Stephanie Joyce

Energy and Natural Resources Reporter

Phone: 307-766-0809

Stephanie Joyce reports on energy and natural resources for Wyoming Public Radio. Before joining WPR, she was the news director at a public radio station in the Aleutian Islands, where she covered oil, fish and sometimes pirates. She's also an alumni of the Metcalf Institute Science Reporting Fellowship. When not reporting, she's listening to public radio, often while running or skiing.

Ways to Connect

A controversial wind project near Glenrock is inching closer to final approval. Wasatch Wind initially proposed the Pioneer Wind Park in 2011, but it faced significant opposition from the get-go and the company ended up spending the last several years defending the project in court and hearings.

Now, a new company has taken over and is hoping to start construction soon. Utah-based s-Power bought the Pioneer wind project in early August. s-Power owns a number of other renewable energy projects across the country.

Wyoming Department of Environmental Quality

Wyoming’s Industrial Siting Council dealt a potentially fatal blow to the Two Elk power plant Monday when it decided not to extend the deadline for the company to begin construction on the project.

The power plant was originally proposed in 1997 to burn “waste" coal from nearby mines. The project developer, North American Power Group, has had its permit extended half a dozen times since then, but almost nothing has been built at the site. By not extending the deadline again, the Council rendered that permit invalid.

Leigh Paterson/Inside Energy

While states like West Virginia and Kentucky have been hit hard by the coal industry's decline, the picture for coal mining out west has been somewhat brighter. In Wyoming and Montana, it's mostly been business as usual—which is why some coal miners from West Virginia and Kentucky have decided to try their luck in Big Sky country. Here's one of those miners, in his own words.

Leigh Paterson

The Wyoming Department of Environmental Quality is starting to look at how to better quantify emissions from oil and gas wastewater disposal facilities. The facilities treat the water that flows up the well along with the oil and gas.

US Department of Energy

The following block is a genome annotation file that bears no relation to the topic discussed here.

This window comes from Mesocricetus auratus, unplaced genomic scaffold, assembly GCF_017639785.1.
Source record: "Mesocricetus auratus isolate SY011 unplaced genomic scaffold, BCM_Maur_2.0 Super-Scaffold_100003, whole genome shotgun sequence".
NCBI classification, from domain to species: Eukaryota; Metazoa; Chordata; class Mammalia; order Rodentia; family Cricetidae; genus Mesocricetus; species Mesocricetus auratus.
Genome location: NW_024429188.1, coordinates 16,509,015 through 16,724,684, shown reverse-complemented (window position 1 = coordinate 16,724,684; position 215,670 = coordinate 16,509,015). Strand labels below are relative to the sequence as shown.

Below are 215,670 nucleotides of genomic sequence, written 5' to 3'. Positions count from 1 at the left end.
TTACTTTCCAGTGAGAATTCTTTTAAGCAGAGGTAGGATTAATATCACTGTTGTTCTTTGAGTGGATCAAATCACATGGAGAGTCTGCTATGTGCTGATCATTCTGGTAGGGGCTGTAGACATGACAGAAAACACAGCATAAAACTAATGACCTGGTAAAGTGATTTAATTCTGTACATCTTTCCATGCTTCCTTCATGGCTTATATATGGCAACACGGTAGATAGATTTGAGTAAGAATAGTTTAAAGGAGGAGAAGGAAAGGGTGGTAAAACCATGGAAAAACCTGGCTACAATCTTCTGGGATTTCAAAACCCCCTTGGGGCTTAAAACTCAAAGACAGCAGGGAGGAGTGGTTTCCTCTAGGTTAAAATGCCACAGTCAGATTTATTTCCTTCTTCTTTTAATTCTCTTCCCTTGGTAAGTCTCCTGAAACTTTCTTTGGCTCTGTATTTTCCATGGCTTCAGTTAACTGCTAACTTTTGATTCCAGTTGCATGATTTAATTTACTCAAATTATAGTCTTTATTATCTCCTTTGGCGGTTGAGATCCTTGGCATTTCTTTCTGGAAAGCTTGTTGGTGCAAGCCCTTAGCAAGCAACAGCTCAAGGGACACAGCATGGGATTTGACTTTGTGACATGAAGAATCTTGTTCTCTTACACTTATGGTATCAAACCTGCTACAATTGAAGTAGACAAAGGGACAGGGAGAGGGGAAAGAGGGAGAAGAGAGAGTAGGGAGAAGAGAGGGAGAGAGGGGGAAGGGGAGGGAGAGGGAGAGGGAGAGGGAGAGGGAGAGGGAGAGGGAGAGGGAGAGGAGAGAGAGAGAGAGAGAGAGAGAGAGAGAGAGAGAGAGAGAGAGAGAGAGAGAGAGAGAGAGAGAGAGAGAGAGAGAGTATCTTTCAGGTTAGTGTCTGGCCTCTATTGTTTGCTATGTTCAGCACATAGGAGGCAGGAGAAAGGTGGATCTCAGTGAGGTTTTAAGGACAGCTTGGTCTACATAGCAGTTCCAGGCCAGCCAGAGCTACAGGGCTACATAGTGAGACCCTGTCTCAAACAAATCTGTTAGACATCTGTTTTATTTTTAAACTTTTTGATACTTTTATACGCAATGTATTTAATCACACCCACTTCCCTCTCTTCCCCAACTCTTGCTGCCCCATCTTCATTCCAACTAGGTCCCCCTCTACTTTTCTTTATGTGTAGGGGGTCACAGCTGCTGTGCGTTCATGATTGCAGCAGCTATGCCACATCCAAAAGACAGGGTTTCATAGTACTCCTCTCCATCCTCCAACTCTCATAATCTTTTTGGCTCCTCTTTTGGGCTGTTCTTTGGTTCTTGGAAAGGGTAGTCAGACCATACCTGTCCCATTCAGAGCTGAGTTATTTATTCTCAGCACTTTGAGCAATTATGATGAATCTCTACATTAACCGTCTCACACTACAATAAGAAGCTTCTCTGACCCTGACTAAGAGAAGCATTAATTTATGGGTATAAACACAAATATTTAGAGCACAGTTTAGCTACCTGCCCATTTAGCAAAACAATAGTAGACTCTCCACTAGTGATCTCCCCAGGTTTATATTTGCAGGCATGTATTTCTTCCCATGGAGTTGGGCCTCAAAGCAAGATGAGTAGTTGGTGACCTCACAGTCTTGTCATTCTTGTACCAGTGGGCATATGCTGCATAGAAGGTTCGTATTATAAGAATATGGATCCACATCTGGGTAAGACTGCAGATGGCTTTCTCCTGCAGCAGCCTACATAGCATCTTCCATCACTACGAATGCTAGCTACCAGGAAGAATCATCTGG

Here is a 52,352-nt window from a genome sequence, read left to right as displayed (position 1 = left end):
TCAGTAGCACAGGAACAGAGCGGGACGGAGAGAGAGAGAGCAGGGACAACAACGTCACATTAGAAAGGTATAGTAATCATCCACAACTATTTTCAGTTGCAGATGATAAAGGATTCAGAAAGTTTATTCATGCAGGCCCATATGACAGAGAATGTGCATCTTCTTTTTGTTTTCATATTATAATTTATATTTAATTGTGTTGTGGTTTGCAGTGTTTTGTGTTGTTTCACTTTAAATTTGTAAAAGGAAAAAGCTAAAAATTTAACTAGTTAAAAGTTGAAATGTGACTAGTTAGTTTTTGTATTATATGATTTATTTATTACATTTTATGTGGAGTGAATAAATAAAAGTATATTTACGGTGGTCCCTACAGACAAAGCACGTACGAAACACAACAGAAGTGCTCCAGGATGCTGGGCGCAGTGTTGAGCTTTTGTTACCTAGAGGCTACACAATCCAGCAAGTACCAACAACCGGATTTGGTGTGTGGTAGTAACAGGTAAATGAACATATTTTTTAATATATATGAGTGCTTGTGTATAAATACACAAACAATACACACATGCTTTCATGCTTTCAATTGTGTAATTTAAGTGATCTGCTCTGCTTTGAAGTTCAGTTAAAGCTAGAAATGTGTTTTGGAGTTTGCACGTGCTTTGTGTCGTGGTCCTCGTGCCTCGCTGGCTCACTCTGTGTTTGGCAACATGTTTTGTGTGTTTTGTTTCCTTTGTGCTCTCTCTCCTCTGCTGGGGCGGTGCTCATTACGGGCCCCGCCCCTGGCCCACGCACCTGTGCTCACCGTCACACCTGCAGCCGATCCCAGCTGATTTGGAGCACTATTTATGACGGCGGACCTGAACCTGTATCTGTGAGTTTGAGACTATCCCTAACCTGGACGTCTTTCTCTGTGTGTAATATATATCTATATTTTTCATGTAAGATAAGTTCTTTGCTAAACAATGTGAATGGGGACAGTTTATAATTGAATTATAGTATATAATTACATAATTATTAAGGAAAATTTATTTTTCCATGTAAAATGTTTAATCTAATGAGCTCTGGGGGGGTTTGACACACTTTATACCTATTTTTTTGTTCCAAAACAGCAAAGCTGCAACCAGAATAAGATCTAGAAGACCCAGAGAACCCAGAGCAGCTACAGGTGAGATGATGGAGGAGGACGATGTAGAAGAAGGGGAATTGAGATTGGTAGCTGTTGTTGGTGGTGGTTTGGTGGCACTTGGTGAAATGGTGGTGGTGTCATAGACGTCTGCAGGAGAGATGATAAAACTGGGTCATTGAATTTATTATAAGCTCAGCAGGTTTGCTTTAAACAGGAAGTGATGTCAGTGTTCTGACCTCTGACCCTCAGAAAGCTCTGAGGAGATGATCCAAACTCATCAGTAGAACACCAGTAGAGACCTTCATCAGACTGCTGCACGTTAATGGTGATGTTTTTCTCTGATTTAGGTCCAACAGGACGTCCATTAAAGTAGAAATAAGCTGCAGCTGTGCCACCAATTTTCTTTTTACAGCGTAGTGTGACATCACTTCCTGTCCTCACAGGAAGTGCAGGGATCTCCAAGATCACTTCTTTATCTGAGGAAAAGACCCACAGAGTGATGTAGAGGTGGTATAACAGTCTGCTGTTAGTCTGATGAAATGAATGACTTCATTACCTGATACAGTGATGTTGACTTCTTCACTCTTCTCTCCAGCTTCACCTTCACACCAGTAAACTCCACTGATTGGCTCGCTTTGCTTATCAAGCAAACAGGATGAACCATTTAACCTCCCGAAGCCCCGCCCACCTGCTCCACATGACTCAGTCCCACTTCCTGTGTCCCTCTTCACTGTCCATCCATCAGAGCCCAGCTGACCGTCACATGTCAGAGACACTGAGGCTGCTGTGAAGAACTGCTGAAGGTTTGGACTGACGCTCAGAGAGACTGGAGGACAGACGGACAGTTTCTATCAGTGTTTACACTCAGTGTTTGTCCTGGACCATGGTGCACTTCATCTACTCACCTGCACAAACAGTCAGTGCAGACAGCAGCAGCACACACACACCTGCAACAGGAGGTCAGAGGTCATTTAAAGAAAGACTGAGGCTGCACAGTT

New sampling could shed light on contamination at the site of a former uranium mill on the Wind River Reservation. The mill operated for less than a decade in the 1950s and 60s, but left behind huge piles of toxic tailings. The tailings were removed in the 1980s and the remaining contaminants were expected to slowly dissipate over the course of a century.

Office of the Governor

Energy has always been an important topic in Wyoming, but it’s increasingly becoming an important global conversation, especially in the context of climate change. Wyoming, as the second-largest energy producing state in the nation, is central to that conversation. Decisions made today will likely affect the state and the country for years and decades to come. In an interview with Wyoming Public Radio’s energy reporter Stephanie Joyce, Governor Matt Mead started by saying he thinks it’s time to move past the debate about climate change.

One of Wyoming’s largest coal producers has purchased a stake in a controversial export terminal in the Pacific Northwest. Cloud Peak Energy announced Thursday that it now owns 49 percent of the proposed Gateway Pacific Terminal in Washington.

If built, the terminal would be used to ship coal from the Powder River Basin to Asia. It's one of the few remaining terminals proposed; a number of others have been scrapped because of weak international coal prices and local opposition. 

Leigh Paterson/Inside Energy

Third-generation coal miner Kent Parrish was blown away the first time he saw a Wyoming coal mine.

“Seventy-five to a hundred-foot coal seams!” he said, recounting the experience on a recent evening while peering down in the huge black pit of the Eagle Butte coal mine, north of Gillette. “If we hit a six-foot seam back home, we thought we hit the motherlode.”

Office of the Governor

Wyoming Governor Matt Mead says the state will draft a plan to comply with new federal regulations for carbon emissions from power plants.

The Obama administration released the final version of its Clean Power Plan last week. It requires Wyoming to reduce its carbon emissions more than 40 percent by 2030.

Leigh Paterson / Inside Energy

On Monday, the Obama administration released the centerpiece of its climate change agenda: the Clean Power Plan. The rule aims to reduce carbon emissions from coal and gas-fired power plants and increase the country’s use of renewable energy.

Wyoming Public Radio’s energy reporter Stephanie Joyce joined Morning Edition host Caroline Ballard to talk about the details of the plan and what it means for Wyoming.


U.S. Fish and Wildlife Service

Polar bears are one of the species that’s been hardest hit by climate change. But scientists have long thought the bears might be capable of effectively hibernating in summer, to save energy during a longer open water season. New research from the University of Wyoming disproves that hypothesis though. Merav Ben David is a professor of wildlife ecology and one of the authors of the new study. She told Wyoming Public Radio’s Stephanie Joyce that without hibernation, it’s an increasingly long and hungry summer for the bears.

Stephanie Joyce

The losses are continuing to mount as more coal companies report their second quarter earnings.